Give Your Stuff a New Lease in Life
By Larraine Roulston
Recently, CBC Radio aired an interview with Adam Minter, author of ‘Secondhand: Travels in the New Global Garage Sale’. His book unveils the growing globalized secondhand market. As an advocate to reuse, repurpose and recycle, he believes in patronizing thrift stores to find quality made items, save money, conserve resources and reduce waste.
Buying gently used goods from local thrift stores will also aid social service organizations. According to the Association of Resale Professionals, the reuse of items has turned into a multi-billion-dollar-a-year industry. These stores attract the vintage collector, hobbyist, financially well off, those who are on a tight budget and everyone in-between.
Crafts: In the sewing corner, you’re apt to find the right tool, fabric or threads that you require. On more than one occasion, I have replaced broken knitting needles. Wool can be found not only in a bin of various ball sizes, but also in sweaters or shawls that can be unraveled.
Clothes: Shopping second hand for baby and toddler clothes makes financial sense, while discovering outfits and accessories of any age is a bonus.
Sports: If you are contemplating taking up a new sport, it might be wise to pick up the equipment at a thrift store first to test your skill and enthusiasm.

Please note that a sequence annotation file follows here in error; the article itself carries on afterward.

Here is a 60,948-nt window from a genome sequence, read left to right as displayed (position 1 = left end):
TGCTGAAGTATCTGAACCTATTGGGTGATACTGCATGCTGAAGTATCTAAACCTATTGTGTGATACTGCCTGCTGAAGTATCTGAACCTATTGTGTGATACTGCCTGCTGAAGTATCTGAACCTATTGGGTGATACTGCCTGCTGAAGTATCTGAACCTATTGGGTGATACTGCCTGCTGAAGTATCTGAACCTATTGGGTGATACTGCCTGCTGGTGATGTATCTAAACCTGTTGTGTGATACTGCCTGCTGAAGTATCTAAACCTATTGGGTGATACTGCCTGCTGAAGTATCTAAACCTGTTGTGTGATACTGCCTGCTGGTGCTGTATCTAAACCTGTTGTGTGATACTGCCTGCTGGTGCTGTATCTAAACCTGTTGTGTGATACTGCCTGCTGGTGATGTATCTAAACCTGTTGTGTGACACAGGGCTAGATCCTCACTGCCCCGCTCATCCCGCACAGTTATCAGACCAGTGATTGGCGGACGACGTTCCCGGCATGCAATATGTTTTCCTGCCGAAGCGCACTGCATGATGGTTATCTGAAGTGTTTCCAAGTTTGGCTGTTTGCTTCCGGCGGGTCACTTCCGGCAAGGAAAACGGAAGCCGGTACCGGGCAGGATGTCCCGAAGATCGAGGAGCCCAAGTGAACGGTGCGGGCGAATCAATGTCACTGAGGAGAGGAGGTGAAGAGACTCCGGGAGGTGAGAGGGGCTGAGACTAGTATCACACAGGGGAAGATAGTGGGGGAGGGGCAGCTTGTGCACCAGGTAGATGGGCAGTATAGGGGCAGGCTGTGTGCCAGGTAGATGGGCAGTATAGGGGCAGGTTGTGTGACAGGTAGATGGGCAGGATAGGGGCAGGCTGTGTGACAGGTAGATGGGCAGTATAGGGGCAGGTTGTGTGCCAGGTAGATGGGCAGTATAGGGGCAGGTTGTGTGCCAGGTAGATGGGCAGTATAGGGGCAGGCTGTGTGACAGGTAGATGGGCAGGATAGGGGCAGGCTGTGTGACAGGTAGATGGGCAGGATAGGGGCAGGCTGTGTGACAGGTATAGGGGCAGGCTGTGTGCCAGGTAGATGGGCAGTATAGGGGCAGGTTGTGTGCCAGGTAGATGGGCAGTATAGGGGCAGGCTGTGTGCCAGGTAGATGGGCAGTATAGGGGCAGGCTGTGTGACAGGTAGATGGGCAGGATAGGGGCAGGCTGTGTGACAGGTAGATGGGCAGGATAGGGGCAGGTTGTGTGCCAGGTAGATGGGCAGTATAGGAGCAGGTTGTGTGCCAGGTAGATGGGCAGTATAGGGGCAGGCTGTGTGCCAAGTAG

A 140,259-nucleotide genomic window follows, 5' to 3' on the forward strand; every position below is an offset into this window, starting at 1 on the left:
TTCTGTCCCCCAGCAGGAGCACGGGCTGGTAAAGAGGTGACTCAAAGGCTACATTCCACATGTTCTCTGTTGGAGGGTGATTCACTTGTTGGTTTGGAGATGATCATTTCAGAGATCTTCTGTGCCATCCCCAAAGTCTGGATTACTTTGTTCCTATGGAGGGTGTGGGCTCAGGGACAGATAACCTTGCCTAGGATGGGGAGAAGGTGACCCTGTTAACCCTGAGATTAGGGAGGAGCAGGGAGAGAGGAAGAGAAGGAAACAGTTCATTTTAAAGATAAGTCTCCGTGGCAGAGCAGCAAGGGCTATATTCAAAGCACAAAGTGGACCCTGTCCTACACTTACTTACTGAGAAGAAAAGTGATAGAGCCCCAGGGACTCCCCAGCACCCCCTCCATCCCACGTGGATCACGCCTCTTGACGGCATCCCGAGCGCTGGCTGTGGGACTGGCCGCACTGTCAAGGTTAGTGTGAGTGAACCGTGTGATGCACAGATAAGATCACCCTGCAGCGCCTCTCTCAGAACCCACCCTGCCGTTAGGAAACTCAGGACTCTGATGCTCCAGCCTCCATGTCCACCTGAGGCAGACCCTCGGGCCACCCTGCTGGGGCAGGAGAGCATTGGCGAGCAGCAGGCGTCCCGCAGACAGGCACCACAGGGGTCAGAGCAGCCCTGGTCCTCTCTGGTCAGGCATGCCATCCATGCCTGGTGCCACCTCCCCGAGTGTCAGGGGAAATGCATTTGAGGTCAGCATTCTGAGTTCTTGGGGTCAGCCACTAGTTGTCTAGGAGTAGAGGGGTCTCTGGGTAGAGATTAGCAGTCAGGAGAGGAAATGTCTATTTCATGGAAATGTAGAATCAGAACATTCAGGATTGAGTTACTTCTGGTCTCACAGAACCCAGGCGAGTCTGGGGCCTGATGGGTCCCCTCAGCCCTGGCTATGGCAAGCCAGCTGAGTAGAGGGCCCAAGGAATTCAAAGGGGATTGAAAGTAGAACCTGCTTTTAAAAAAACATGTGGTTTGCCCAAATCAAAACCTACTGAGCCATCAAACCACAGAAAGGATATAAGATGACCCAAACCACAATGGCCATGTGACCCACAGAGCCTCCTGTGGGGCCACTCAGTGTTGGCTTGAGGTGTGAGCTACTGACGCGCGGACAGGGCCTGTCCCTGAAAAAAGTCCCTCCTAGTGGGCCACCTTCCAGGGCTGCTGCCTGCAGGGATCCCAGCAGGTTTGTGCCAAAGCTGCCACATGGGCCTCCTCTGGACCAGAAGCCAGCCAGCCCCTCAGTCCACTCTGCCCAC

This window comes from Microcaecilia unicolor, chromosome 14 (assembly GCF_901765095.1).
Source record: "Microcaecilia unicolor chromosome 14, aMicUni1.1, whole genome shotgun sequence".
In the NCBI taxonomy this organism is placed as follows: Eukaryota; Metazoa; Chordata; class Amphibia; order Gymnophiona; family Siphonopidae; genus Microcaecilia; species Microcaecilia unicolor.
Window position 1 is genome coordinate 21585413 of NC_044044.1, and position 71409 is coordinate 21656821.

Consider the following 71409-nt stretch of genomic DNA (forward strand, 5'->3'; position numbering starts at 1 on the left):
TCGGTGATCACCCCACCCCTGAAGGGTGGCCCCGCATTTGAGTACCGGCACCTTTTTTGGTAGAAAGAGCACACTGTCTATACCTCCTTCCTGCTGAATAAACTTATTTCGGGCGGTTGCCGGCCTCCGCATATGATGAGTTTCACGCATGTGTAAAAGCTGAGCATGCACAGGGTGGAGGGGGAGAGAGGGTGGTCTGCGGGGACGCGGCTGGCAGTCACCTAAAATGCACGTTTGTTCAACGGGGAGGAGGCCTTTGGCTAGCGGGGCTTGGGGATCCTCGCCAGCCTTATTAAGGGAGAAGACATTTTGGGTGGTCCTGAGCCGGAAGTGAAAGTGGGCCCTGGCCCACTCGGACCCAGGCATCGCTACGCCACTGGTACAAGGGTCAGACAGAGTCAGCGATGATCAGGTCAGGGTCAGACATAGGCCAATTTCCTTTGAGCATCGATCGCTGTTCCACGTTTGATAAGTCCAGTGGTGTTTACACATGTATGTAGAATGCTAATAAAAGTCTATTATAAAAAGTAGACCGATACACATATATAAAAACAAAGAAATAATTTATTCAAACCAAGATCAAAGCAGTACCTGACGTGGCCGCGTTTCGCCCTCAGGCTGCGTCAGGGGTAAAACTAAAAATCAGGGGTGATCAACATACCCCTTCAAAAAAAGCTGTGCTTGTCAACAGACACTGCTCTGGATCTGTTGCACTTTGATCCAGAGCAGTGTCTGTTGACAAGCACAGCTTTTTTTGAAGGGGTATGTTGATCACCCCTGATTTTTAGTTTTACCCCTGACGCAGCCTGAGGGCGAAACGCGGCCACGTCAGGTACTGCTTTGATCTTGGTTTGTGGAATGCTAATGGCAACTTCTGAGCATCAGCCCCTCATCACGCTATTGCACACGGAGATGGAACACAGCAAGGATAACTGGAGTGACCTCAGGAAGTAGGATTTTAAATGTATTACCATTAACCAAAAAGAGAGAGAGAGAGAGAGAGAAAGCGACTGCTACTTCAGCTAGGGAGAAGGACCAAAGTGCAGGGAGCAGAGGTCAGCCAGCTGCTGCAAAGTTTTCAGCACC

Household Furniture. Large stores have a selection of tables, chairs, cabinets and rugs.
Gifts: My grandkids know I purchase their books and puzzles at thrift stores. One year, the board game Battleship was on their Christmas list. Checking out my local Salvation Army thrift store, I found an original version in mint condition. With luck, you’ll spot that perfect ornament, toy or book.
Building or Renovating: Nothing beats shopping at Habitat for Humanity when you are looking for building supplies or fixtures. My latest acquisition from our local store included two wooden louver doors at $15 each.
Kitchen: Thrift stores are known for their large variety of complete sets of dishes, glasses and mugs. Recently my neighbour finally found the type of drinking glass she was searching for when she walked into a thrift store. You’ll usually find what you need in the way of serving spoons, ladles, graters or potato mashers.
Stationery: As it’s a practical idea to have a few birthday and other greeting cards on hand, check out the box that contains a mix of greeting cards.
Clean Rags: To find a suitable material to clean brushes, artists frequently rummage through the container of mixed fabrics.
Mira’s Vintage Boutiques is familiar to many Scarborough folks. During this trying time, Mira created masks and donated many to the SPCA – as she does with unsold consignment shop items for their use as a fundraiser. Now open 12-5 every day except Monday, she is happy to welcome back regular and new customers.
Thrift stores’ staff and volunteers take pride in keeping their shelves and clothes racks clean and fresh. These are places where shoppers find delightful treasures at bargain prices. What’s more — no packaging! No lengthy transportation! Support thrift stores to engage in the rising circular economy.
~ Larraine writes children’s books that highlight the joy of composting and pollinating with the adventures of Pee Wee at Castle Compost. With illustrations, songs, and poems, the stories unearth the miracles of nature’s cycle of life. Fun and factual for all ages. To order, postage free visit: www.castlecompost.com